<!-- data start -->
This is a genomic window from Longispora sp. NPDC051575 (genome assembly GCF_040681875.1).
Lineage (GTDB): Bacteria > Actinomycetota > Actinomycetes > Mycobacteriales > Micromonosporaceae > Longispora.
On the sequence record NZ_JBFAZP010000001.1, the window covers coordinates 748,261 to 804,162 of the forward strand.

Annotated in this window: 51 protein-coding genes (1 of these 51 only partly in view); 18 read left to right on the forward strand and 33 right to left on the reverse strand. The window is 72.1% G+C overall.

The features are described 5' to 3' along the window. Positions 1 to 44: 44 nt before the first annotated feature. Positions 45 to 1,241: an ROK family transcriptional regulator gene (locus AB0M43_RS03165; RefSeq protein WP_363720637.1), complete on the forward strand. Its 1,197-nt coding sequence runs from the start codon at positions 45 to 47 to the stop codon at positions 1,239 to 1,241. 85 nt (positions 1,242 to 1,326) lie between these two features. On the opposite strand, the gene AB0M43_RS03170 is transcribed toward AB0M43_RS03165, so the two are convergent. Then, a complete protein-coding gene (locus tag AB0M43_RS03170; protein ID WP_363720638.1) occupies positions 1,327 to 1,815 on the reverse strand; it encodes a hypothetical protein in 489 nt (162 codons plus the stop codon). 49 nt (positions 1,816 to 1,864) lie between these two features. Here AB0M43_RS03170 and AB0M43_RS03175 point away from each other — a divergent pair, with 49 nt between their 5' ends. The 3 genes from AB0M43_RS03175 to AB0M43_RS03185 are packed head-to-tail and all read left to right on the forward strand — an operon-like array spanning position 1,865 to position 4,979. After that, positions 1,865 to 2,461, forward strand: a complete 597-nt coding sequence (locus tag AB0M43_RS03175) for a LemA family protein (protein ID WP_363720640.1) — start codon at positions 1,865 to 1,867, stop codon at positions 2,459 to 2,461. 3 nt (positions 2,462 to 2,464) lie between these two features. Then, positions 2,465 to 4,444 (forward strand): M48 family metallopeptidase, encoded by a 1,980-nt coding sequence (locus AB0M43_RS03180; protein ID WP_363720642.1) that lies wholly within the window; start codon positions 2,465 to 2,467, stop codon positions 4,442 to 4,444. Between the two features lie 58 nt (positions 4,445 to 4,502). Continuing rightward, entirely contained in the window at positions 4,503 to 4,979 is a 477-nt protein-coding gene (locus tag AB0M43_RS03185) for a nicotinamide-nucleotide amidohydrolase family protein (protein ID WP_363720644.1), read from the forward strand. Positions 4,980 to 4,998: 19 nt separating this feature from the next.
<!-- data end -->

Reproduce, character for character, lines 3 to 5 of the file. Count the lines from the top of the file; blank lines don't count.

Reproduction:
On the sequence record NZ_JBFAZP010000001.1, the window covers coordinates 748,261 to 804,162 of the forward strand.

Annotated in this window: 51 protein-coding genes (1 of these 51 only partly in view); 18 read left to right on the forward strand and 33 right to left on the reverse strand. The window is 72.1% G+C overall.

The features are described 5' to 3' along the window. Positions 1 to 44: 44 nt before the first annotated feature. Positions 45 to 1,241: an ROK family transcriptional regulator gene (locus AB0M43_RS03165; RefSeq protein WP_363720637.1), complete on the forward strand. Its 1,197-nt coding sequence runs from the start codon at positions 45 to 47 to the stop codon at positions 1,239 to 1,241. 85 nt (positions 1,242 to 1,326) lie between these two features. On the opposite strand, the gene AB0M43_RS03170 is transcribed toward AB0M43_RS03165, so the two are convergent. Then, a complete protein-coding gene (locus tag AB0M43_RS03170; protein ID WP_363720638.1) occupies positions 1,327 to 1,815 on the reverse strand; it encodes a hypothetical protein in 489 nt (162 codons plus the stop codon). 49 nt (positions 1,816 to 1,864) lie between these two features. Here AB0M43_RS03170 and AB0M43_RS03175 point away from each other — a divergent pair, with 49 nt between their 5' ends. The 3 genes from AB0M43_RS03175 to AB0M43_RS03185 are packed head-to-tail and all read left to right on the forward strand — an operon-like array spanning position 1,865 to position 4,979. After that, positions 1,865 to 2,461, forward strand: a complete 597-nt coding sequence (locus tag AB0M43_RS03175) for a LemA family protein (protein ID WP_363720640.1) — start codon at positions 1,865 to 1,867, stop codon at positions 2,459 to 2,461. 3 nt (positions 2,462 to 2,464) lie between these two features. Then, positions 2,465 to 4,444 (forward strand): M48 family metallopeptidase, encoded by a 1,980-nt coding sequence (locus AB0M43_RS03180; protein ID WP_363720642.1) that lies wholly within the window; start codon positions 2,465 to 2,467, stop codon positions 4,442 to 4,444. Between the two features lie 58 nt (positions 4,445 to 4,502). Continuing rightward, entirely contained in the window at positions 4,503 to 4,979 is a 477-nt protein-coding gene (locus tag AB0M43_RS03185) for a nicotinamide-nucleotide amidohydrolase family protein (protein ID WP_363720644.1), read from the forward strand. Positions 4,980 to 4,998: 19 nt separating this feature from the next.